# Need a graph theory problem with nontrivial faster approximation algorithm

A friend of mine who has done some work in approximation algorithm asked me the following question:

Can you find a (graph theory) problem with a faster approximation (deterministic) algorithm?

For example, is there a linear-time constant-factor approximation algorithm for minimum spanning tree? Or is there is asymptotically faster algorithm for maximum flow?

Added later. Let me clarify a little bit. Approximation algorithm often refers to NP-hard problem. However, the definition still makes sense for any optimization problems, including those in P.

• Minimum Spanning Tree is not an NP-Hard problem and Polynomial time algorithms like Prim and Kruskal exist for MST. What do you mean by approximation algorithm for a problem which is not NP-Hard? – Mohsen Kiskani Aug 4 '16 at 6:54
• Yes, MST is in P. There is O(|E|log|V|) algorithm solving MST. The definition of c-approximation makes sense for any optimization problem. I mean, is there is a linear-time, that is, O(|E|), algorithm which gives constant-factor approximation algorithm for MST? – jsliyuan Aug 4 '16 at 7:01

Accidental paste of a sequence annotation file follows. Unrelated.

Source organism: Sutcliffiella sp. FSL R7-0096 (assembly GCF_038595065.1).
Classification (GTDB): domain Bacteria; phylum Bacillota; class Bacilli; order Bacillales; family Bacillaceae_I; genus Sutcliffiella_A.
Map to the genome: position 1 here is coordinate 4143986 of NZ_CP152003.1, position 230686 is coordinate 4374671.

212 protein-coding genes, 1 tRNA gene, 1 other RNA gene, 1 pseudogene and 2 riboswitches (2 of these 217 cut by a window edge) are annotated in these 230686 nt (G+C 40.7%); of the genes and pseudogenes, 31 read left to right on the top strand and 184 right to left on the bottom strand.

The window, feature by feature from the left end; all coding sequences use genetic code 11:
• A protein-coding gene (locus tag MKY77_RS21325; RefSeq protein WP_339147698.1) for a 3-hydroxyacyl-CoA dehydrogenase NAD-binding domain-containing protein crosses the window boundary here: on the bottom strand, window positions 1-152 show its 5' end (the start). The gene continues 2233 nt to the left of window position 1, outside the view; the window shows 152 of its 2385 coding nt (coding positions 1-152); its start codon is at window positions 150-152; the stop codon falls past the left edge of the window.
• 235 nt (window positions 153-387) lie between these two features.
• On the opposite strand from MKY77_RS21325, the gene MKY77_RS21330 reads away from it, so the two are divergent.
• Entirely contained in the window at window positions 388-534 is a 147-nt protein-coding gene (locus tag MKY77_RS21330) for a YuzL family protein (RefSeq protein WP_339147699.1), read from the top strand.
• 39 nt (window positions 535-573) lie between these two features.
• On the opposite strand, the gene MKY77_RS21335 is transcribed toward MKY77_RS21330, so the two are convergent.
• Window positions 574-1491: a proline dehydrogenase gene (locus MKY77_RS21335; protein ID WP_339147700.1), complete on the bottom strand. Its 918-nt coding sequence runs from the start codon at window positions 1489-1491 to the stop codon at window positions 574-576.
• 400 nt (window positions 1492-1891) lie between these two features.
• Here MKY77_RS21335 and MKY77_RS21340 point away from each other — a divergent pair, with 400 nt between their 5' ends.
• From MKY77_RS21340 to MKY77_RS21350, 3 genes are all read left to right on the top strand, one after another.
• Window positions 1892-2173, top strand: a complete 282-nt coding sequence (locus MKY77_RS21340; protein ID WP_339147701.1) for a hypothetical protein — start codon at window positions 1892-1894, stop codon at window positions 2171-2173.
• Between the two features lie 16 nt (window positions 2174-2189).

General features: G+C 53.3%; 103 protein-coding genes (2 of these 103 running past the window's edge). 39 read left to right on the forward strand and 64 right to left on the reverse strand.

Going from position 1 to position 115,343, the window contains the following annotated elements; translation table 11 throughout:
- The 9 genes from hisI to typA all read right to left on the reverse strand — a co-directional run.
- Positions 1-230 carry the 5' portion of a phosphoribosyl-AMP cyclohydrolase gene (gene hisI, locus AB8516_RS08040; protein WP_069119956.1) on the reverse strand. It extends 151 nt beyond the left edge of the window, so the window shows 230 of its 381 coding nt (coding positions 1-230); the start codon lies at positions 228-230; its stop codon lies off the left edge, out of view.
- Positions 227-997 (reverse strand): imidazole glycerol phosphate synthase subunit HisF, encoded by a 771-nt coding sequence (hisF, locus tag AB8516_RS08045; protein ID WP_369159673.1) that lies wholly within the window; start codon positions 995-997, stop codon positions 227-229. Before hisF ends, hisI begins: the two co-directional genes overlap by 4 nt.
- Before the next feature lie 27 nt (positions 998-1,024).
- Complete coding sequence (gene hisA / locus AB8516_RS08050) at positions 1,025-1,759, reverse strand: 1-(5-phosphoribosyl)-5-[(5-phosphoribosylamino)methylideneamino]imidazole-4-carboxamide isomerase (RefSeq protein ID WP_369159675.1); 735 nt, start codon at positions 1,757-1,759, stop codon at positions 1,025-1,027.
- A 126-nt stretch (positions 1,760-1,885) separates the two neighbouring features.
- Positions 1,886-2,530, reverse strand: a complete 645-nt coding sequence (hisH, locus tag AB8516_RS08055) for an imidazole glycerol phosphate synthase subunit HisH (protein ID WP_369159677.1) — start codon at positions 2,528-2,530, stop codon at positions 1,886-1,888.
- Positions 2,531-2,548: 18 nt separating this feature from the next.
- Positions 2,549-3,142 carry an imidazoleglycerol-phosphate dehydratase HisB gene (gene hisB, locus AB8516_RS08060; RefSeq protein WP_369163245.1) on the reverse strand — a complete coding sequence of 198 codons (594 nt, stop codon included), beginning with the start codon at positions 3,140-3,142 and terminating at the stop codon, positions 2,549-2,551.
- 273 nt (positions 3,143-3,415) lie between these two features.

## 2 Answers

One example would be maximum matching. A matching $M$ is a set of pairwise nonadjacent edges. It can be solved in polynomial time, but no linear time algorithm is known. On the other hand, the greed algorithm, that adds edges one by one if no adjacent edge has been added before, is a 2-approximation and can be implemented in linear time.

There are approximation algorithms for the (metric) travelling salesman problem, that is, where the distances are symmetric and obey the triangle inequality.

For example, Christofides algorithm finds a path that is within a factor of 3/2 of the optimal solution length. Other special cases have even better approximations, such as the Euclidean TSP (where the vertices are points in $\mathbb{R}^d$) or the $(1, 2)$--TSP (where the edges all have length 1 or 2).

Although there is no constant factor approximation algorithm for TSP in general (without the metric assumption).

More generally this is known as the class of APX-hard or APX-complete problems. You can find more about this on the Complexity Zoo.